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Progress also means allowing and accepting change PDF Print E-mail
By Sheila Stromberger
President, Chase County Schools
Board of Education

    I don’t know about all of you, but I always look forward to the “Progress Edition” of the Imperial Republican.
    I think it’s amazing to see how far our community has come each year. When other small, rural communities are struggling to keep their main street business occupied, Imperial seems to be flourishing with new businesses, new families and various improvements. We are indeed a progressive community.  
    But in order to progress, we must allow and accept change.
    How many of us can honestly admit that we embrace change and are comfortable with it? Change means we may have to leave our comfort zone, think outside the box or modify our standard way of thinking. Easier said than done for most of us.
    As in the rest of the world, changes in education are never ending. Trends, technology and resources require educators to think outside the box much of the time.
    An excellent example of this is the new 5th Year Program (Career Academy) being implemented at Chase County Schools for the 2008-2009 school year. By teaming up with Mid Plains Community College, we are able to offer students dual credit courses while in high school so they have the opportunity to stay at CCS an additional year, and graduate with not only a high school diploma, but also an associate’s degree from MPCC. This way of thinking is a considerable change, one that will take time and trust to develop, but CCS is proud to be one of the first schools in the state to be able to offer such a program.
    A significant change that the school is forced to deal with on an ongoing basis deals with the safety of our students.  Gone are the days where all the doors to the school were open and unlocked throughout the day. But the world has changed and schools have been the target of much violence.
    The members of the Board of Education at CCS have spent a lot of time discussing safety issues at the school. We feel it’s important to keep our school open to the public, yet make it a safe place for students to learn during the day. Along with locking all but the main doors, we’ve implemented the visitor sign in program, allocated more funds for security cameras and continue to work with fire and law enforcement officials on precautionary measures.
    We also hope to have the reverse 911 system in place shortly after the first of the year in order to notify parents and caretakers of emergencies or schedule changes happening at the school as quickly and efficiently as possible.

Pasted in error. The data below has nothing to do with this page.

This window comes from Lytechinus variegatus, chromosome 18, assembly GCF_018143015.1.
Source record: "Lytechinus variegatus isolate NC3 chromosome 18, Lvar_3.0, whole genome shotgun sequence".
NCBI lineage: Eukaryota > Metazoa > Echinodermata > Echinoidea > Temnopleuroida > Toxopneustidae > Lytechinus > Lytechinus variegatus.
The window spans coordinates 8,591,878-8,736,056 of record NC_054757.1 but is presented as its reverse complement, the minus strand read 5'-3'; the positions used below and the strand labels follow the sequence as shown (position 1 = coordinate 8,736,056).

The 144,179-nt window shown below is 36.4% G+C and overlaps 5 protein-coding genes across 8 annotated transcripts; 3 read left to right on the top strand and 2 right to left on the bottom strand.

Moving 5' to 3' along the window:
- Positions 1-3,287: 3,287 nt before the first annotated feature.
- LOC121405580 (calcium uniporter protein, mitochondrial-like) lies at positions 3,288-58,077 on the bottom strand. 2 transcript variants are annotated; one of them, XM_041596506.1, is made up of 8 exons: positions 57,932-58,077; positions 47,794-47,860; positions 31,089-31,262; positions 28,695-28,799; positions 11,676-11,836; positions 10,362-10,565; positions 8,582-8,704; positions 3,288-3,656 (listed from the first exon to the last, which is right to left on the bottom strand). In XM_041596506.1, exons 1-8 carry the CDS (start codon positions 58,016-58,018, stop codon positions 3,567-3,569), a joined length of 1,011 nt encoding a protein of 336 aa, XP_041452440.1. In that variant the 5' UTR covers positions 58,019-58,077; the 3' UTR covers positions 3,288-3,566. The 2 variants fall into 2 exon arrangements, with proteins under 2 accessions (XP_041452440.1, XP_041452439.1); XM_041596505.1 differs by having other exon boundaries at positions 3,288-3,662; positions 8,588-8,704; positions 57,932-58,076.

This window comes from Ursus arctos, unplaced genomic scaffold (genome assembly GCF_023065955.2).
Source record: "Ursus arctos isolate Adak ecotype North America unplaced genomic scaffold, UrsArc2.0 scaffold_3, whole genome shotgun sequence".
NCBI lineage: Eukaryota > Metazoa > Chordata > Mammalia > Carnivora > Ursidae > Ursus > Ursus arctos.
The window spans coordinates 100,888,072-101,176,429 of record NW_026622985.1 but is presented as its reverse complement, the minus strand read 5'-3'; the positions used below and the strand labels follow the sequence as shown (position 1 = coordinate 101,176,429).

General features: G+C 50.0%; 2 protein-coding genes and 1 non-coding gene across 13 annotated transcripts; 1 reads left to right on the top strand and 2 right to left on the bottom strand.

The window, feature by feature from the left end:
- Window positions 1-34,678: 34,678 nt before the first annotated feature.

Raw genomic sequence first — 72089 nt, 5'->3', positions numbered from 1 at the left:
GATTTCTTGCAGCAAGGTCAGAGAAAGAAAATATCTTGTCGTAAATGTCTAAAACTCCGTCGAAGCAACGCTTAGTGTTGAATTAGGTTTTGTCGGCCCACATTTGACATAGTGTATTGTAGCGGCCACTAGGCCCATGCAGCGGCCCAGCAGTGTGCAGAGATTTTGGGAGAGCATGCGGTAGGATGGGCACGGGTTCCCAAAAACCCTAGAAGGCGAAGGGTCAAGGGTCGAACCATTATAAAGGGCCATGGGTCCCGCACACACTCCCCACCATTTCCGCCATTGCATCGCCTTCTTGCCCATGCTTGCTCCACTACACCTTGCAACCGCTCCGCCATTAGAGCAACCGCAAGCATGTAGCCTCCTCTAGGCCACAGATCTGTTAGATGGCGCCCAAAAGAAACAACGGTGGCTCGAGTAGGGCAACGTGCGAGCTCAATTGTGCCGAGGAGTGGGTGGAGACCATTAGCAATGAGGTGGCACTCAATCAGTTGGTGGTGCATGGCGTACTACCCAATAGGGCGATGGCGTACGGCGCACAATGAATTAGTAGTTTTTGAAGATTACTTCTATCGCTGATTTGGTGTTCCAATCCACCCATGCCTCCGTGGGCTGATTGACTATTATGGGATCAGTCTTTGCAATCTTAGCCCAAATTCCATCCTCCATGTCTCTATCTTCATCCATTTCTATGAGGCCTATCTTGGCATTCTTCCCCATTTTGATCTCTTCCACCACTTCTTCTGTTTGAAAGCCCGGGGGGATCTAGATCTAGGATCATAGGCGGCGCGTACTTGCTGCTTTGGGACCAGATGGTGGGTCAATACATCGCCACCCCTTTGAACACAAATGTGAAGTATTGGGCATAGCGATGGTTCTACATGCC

Another change that patrons will notice shortly after the first of the year is the implementation of a school bus picking up children in Imperial in the mornings before school.
    In many families both parents have to be to work earlier than the children are monitored on the playground at school. By offering bus service before school, we hope to ease that dilemma, as well as alleviate some of the congestion on 9th Street in front of the school in the mornings. Safety of the students is paramount. I would again remind all parents to respect the crosswalk areas at the school and ask that you not park, pick up or drop off your children in those areas.
    Technology is an area where it’s difficult to keep current with all the changes. As you know, cell phones, computers and electronics seem outdated before you even figure out how to use the model you just purchased.
    The one- to- one laptop computer program was put in place nearly three years ago at CCS in order to give our students access to information world wide, as well as to sharpen their skills working with computers. Board members, administrators and teachers spent countless hours researching the one-to-one initiative, but what we could not foresee was the problems with connectivity to the web.
    While we have made much progress, the time will soon be coming when we have to decide whether or not to continue with the program. We feel the laptops were a step forward and have given our students an advantage. It will be disappointing if we have to take a step backwards, but no one ever guaranteed change would be easy or always successful.
    Whether the changes are in technology, transportation, safety, curriculum, athletics or extracurricular activities, I would encourage you as patrons and taxpayers of Chase County Schools to get involved and educate yourselves. Ask questions, visit the school, get involved.
    So many times we assume that what we hear on the street or in the coffee shop is gospel, when much of the time the facts have gotten twisted, bent or broken. I challenge you to make a change.
    Find out what is really going on at your school. Visit with a teacher. Eat lunch with your student. Attend a band concert, basketball game or board meeting. Volunteer to read to students.
    Make a difference in a child’s life in 2009.
 

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